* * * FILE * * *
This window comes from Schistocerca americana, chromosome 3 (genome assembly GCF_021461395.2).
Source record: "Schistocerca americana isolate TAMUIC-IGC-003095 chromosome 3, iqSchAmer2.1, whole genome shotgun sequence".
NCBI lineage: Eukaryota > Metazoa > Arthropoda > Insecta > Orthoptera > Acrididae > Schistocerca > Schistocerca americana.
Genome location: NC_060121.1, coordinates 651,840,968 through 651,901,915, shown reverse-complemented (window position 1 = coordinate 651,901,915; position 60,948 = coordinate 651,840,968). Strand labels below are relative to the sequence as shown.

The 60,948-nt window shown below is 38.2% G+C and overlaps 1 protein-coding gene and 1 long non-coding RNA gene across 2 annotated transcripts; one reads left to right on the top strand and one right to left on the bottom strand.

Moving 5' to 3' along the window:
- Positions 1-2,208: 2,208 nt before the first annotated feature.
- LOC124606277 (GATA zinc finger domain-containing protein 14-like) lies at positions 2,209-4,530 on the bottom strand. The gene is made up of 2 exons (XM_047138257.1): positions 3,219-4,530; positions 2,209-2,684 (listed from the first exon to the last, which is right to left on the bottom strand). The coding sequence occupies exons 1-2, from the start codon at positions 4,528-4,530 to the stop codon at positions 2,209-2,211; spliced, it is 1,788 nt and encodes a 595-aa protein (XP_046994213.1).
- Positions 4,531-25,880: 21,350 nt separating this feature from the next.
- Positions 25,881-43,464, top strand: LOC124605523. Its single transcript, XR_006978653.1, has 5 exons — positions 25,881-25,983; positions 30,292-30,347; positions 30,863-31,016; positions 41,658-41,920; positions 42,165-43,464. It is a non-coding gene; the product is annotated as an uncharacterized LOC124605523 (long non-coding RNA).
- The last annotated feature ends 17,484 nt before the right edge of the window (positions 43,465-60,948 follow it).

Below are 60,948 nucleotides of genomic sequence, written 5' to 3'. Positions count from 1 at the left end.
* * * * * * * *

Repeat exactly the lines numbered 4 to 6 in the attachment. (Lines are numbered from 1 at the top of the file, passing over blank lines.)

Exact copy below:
Genome location: NC_060121.1, coordinates 651,840,968 through 651,901,915, shown reverse-complemented (window position 1 = coordinate 651,901,915; position 60,948 = coordinate 651,840,968). Strand labels below are relative to the sequence as shown.

The 60,948-nt window shown below is 38.2% G+C and overlaps 1 protein-coding gene and 1 long non-coding RNA gene across 2 annotated transcripts; one reads left to right on the top strand and one right to left on the bottom strand.

Moving 5' to 3' along the window: